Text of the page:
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Power Networking: 6 Reasons to Always Be Networking

networkingUp until about five years ago, if you were networking for your business, you would think of attending Chamber of Commerce events, organizations like BNI and LeTip, or professional groups in your industry.

Today, however, networking encompasses not only those types of venues, but tons of online networking sites.

I believe MySpace was the first to create a vast networking website where people all over the world could connect at the click of a mouse. It was soon followed by other “social networking” or “social media” sites like Facebook, LinkedIn, FastPitch, Plaxo Pulse, Merchant Circle, Plurk, and Twitter.

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Networking? Bring Something to the Party

partyWhen you were young, do you remember your parents making a big fuss over what they’d be bringing to the party? If it was a summer picnic, Mom would maybe make a big vat of potato salad. If it was a holiday extravaganza, you can bet the host would be getting a bottle of good wine.

Now you’re grown… and, just like your parents taught you, if you’re attending a party, you bring something. The same is true for business networking – whether it’s in person at a convention hall, or online at a forum that you drop by regularly to participate in the discussions.

Did you ever notice… not everyone who networks for business remembers to “bring something to the party?” And that’s too bad, because those of us who’ve gained clients and product sales via networking know that “giving without expectation” is the real way to gain a following.

Maybe you’ve heard of the Law of Attraction. LOA states that whatever you put into circulation will grow. In other words: it’s all about investments, or what you put in.

Networking is an investment. It’s a gift of your knowledge, your time, and your attention, that comes back to you tenfold over time.

Now, of course you can’t bring a covered dish to a networking event. But there are things that you CAN contribute — gifts to give that will bring you return on investment for your effort:

You can bring your expertise – so that other people can benefit from your teachings.
You can bring your questions - so that others may share what they know.
You can bring an open mind - so that you may learn from another person’s point of view.
You can bring YOURSELF - so that people may get a genuine picture of who you are, what you stand for, and why they might want to do business with you in the future.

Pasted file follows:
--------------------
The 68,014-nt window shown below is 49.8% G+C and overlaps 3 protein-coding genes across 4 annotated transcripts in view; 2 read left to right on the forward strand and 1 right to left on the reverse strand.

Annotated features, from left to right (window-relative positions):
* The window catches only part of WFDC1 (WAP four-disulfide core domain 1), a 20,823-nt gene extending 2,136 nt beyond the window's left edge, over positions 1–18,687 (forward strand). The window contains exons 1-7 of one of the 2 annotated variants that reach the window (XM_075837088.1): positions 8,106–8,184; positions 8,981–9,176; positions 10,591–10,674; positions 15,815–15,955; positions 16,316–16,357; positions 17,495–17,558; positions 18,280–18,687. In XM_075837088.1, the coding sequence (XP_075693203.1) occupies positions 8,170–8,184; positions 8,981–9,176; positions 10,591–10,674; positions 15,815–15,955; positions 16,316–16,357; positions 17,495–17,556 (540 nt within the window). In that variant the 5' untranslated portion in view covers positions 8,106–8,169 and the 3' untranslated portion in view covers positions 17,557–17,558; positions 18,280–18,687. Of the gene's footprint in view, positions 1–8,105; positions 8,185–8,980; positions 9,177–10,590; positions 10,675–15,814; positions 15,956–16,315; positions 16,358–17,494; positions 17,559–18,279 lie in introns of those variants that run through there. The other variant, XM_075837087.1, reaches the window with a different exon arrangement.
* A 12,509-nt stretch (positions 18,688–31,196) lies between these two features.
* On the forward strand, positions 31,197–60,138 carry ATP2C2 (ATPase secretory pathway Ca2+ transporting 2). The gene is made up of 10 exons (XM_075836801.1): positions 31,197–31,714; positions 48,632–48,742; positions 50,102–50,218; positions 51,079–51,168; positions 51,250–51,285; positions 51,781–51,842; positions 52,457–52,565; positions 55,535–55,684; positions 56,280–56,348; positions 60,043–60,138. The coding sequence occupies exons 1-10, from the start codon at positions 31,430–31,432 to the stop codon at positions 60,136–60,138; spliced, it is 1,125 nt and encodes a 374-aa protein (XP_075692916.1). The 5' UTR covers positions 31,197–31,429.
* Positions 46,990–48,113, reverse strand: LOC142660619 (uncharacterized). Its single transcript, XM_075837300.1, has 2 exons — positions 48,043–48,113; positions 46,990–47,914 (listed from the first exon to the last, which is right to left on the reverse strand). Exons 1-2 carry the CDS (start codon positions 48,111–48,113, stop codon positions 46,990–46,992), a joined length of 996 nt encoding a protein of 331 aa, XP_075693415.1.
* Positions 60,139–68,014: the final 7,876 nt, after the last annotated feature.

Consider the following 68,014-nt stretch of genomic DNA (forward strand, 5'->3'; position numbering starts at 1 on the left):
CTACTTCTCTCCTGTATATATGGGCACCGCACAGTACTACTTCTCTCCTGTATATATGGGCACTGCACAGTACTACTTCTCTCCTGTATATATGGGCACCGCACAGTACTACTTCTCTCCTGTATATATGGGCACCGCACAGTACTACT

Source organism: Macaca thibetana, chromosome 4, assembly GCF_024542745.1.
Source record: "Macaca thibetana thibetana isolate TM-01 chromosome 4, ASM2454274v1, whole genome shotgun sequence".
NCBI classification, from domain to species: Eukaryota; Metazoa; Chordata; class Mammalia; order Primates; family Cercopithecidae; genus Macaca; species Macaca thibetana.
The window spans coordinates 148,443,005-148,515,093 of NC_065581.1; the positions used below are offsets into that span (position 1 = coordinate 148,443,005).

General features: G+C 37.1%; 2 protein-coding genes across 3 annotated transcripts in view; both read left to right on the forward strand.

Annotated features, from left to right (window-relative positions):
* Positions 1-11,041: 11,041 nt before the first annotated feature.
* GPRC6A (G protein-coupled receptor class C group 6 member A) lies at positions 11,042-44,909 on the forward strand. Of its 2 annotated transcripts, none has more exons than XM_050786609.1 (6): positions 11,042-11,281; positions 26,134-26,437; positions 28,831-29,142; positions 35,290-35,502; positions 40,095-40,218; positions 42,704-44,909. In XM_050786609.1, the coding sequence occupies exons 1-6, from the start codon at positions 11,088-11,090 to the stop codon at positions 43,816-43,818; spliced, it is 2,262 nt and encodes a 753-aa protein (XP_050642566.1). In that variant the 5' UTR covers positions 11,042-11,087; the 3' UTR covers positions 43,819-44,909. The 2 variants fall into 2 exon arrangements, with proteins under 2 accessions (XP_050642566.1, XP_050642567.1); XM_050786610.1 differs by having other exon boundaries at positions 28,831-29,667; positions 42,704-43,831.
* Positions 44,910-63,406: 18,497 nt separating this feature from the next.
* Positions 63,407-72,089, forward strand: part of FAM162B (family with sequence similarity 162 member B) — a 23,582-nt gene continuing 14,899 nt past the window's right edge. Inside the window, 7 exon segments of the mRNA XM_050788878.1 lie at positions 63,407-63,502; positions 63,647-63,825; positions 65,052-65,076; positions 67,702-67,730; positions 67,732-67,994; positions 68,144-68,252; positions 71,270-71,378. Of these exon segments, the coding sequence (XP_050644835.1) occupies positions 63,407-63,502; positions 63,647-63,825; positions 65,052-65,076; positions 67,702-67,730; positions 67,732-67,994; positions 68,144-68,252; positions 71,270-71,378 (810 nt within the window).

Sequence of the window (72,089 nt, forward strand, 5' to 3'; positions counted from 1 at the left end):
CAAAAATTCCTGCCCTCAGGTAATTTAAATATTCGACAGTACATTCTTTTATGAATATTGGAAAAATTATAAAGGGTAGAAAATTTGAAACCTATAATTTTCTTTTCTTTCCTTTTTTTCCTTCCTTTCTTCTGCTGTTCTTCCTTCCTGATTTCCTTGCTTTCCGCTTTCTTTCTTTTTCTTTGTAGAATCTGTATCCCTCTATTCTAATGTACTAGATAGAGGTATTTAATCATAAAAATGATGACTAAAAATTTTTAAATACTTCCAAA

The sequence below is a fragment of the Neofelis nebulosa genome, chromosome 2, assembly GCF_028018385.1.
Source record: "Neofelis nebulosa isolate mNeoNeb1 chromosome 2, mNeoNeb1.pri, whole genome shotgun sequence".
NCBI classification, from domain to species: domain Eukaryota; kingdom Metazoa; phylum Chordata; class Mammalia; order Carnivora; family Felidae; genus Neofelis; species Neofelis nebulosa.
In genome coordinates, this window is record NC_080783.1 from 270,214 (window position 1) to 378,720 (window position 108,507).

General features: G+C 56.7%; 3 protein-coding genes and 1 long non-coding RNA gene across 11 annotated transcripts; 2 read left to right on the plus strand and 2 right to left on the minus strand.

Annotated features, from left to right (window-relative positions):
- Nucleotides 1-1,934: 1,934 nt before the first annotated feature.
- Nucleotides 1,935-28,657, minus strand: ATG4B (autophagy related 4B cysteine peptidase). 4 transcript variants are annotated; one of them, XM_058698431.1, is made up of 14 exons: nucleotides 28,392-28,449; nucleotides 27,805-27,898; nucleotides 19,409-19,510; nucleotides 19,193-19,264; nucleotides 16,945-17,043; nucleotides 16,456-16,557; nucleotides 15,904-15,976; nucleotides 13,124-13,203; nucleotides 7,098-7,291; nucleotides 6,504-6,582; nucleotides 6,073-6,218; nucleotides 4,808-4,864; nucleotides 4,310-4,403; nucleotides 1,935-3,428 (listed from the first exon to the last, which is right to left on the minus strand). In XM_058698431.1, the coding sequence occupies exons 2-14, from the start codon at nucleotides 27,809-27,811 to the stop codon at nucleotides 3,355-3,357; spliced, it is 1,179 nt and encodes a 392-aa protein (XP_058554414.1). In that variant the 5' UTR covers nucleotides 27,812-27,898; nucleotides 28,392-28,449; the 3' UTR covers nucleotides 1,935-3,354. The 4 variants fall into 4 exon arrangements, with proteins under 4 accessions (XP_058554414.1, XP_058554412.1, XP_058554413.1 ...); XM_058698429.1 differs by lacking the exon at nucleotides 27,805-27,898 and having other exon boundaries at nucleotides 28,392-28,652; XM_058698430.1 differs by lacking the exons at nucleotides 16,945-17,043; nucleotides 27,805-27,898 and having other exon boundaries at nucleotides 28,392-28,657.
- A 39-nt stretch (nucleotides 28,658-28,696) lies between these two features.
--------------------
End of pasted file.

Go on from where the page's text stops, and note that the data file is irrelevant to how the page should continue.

Let’s say you’re an electrician, and in your networking travels you come across a person who’s purchased an older home. They want to know if they should upgrade to a higher voltage system.

Your choices are, a. Share with them the truth about what you know, and include details – basically giving away your “trade secrets.” Or, b: Pass them a “virtual business card” and tell them to call you for a quote.

Now, many people would likely choose option b., which is pass the card. But that’s the wrong way to go about it. Why? You’ve brought something, right?

Wrong. Bringing your card is not an investment of your time, knowledge, or expertise. Granted, it’s better than nothing… but a business card alone is not going to help you get known. First, the gesture is self-serving, not other-people serving, which is what you should strive for if you want to become known in your field. Second, while your card may look professional… it doesn’t differentiate you from every other electrician in the crowd.

In a gathering of 50 people, the electrician who takes the time to explain what he knows, point by point, may get 20 people who miss what he said, 20 people who understand what he said but don’t do anything, 8 people who attempt to do what he said on their own, and 2 people who decide to do business with him.

But the thing is: the one who makes the effort will be the one who is REMEMBERED in the crowd. And those two people will tell two people. And so on… and so on. Sure, the electician may not get a swarm of new prospects overnight. But the truth is that people remember other people who share with them, listen to them, and treat them well.

Unfortunately, most networking I’ve been exposed to is all about “What’s in it for me?” And that kind of networking just doesn’t fly in the Information Age!

Whether it’s a bottle of wine for the host and hostess, a dish to pass at a company party, or spending the time to get to know others at a networking event… Bring something! It’s especially important to bring YOURSELF.

Find out what people do/need so that you can be of real service to them instead of forcing yourself and your services on them.

One of the greatest gifts we can give others is our undivided attention. Take a genuine interest in others. Listen. See if there’s a way you can help.